* About to connect() to localhost port 8080 (#0)
* Trying connected
* Server auth using Basic with user 'admin'
> GET /controller/nb/v2/flowprogrammer/default/ HTTP/1.1
> Authorization: Basic YWRtaW46YWRtaW4=
> User-Agent: curl/7.22.0 (x86_64-pc-linux-gnu) libcurl/7.22.0 OpenSSL/1.0.1 zlib/ libidn/1.23 librtmp/2.3
> Host: localhost:8080
> Accept: application/xml
< HTTP/1.1 200 OK
< Server: Apache-Coyote/1.1
< Cache-Control: private
< Expires: Thu, 01 Jan 1970 01:00:00 CET
< Set-Cookie: JSESSIONIDSSO=9426E0F12A0A0C80BE549451707EF339; Path=/
< Set-Cookie: JSESSIONID=DB23D1EE61348E101E6CE8117A04B8D8; Path=/
< Content-Type: application/xml
< Content-Length: 62
< Date: Sun, 12 Jan 2014 16:50:38 GMT
* Connection #0 to host localhost left intact
* Closing connection #0
<?xml version="1.0" encoding="UTF-8" standalone="yes"?><list/>

The interesting header field is “Authorization” with its value “Basic YWRtaW46YWRtaW4=”. Here, “YWRtaW46YWRtaW4=” is the user name and password sent from the client to the controller. Although this value looks quite cryptic, it is actually plain text. This value is simply the Base64 encoding of the user name and password string “admin:admin”. Base64 is a simple translation of 8 bit characters to 6 bit characters involving no encryption or hashing at all! Basically, it comes from the time when SMTP was restricted to sending 7 bit ASCII characters. Everything else like binary (8 bit) content had to be translated to 7 bit characters first, and exactly that’s the job of Base64 encoding. You can use a paper and pencil to decode it. Just interpret the bit pattern of three 8 bit characters as four 6 bit characters and look-up the values of the 6 bit characters in the Base64 table. Or if you are lazy, just use one of the many Base64 decoders in the WWW.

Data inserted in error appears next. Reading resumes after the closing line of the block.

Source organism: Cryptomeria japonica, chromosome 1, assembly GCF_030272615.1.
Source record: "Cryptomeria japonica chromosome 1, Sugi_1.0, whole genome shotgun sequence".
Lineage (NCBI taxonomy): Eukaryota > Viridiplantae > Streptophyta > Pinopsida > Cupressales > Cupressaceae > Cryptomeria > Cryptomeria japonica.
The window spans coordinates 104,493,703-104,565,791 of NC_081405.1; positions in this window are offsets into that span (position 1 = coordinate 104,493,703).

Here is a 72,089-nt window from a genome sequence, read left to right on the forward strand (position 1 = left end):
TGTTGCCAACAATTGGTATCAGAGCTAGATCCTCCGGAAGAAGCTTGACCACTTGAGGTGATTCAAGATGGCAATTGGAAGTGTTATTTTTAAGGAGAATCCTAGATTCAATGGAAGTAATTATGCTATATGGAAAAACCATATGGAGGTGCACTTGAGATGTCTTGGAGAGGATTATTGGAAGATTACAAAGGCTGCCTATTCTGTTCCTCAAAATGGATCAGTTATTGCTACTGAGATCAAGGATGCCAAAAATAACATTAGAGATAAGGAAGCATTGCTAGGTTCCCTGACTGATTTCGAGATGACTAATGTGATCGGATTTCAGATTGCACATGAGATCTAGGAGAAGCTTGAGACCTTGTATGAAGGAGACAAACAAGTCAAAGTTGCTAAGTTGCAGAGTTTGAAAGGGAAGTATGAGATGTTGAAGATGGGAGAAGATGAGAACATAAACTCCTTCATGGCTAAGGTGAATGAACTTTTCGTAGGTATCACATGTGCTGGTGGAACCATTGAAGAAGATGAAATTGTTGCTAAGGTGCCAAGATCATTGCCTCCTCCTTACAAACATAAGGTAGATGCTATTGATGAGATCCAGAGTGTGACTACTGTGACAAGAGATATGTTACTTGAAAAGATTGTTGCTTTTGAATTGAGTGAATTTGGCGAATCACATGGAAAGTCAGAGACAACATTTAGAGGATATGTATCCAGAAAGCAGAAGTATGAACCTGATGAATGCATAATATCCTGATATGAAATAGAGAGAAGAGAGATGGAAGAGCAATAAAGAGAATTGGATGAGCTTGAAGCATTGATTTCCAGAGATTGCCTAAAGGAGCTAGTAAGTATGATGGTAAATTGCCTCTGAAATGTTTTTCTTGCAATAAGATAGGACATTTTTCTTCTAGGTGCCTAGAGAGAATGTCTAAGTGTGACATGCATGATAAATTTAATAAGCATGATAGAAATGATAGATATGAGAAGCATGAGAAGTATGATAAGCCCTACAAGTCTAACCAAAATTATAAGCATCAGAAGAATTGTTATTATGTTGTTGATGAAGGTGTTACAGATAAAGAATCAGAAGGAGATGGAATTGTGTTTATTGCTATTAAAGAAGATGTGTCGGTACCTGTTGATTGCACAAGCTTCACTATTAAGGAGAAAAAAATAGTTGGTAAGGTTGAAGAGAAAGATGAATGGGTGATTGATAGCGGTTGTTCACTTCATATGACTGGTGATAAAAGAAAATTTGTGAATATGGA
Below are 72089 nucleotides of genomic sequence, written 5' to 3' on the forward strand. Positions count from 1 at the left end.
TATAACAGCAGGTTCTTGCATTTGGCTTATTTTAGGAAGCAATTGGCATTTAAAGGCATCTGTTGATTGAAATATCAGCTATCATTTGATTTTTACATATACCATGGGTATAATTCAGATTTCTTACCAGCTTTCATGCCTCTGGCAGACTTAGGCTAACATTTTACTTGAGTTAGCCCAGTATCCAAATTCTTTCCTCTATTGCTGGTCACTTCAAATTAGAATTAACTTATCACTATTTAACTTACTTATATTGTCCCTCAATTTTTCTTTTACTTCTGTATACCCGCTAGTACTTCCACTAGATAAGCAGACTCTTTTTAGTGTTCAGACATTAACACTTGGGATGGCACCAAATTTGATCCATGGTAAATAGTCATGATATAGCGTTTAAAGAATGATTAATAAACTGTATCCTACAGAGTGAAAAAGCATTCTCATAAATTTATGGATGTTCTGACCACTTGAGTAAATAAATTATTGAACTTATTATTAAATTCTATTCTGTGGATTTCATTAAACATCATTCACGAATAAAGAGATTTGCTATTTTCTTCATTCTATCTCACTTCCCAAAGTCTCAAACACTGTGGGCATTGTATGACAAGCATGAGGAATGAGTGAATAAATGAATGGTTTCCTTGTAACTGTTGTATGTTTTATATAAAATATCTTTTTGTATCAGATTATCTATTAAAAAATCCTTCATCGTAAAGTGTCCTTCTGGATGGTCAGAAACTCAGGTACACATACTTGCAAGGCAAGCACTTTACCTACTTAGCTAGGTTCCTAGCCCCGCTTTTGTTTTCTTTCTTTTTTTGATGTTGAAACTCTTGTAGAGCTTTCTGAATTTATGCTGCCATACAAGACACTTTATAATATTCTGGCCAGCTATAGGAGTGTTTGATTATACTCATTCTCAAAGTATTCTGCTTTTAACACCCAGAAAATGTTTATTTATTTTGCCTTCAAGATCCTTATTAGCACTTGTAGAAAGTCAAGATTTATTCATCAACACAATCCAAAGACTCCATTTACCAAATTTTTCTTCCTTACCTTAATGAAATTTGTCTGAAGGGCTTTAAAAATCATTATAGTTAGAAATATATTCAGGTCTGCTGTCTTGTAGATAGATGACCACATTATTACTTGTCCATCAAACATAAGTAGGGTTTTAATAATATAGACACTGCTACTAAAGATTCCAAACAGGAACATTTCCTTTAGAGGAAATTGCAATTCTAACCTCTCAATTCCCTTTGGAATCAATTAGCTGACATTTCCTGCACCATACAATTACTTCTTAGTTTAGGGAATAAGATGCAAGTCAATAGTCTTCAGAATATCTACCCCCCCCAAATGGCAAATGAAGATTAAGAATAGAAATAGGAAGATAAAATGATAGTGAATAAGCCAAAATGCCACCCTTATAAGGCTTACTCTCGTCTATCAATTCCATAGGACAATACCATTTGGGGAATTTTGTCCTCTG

Now the problem should become obvious. If your network between client and controller is non-trusted and an attacker can eavesdrop on the communication channel, he can read your user name and password.

Securing the REST Interface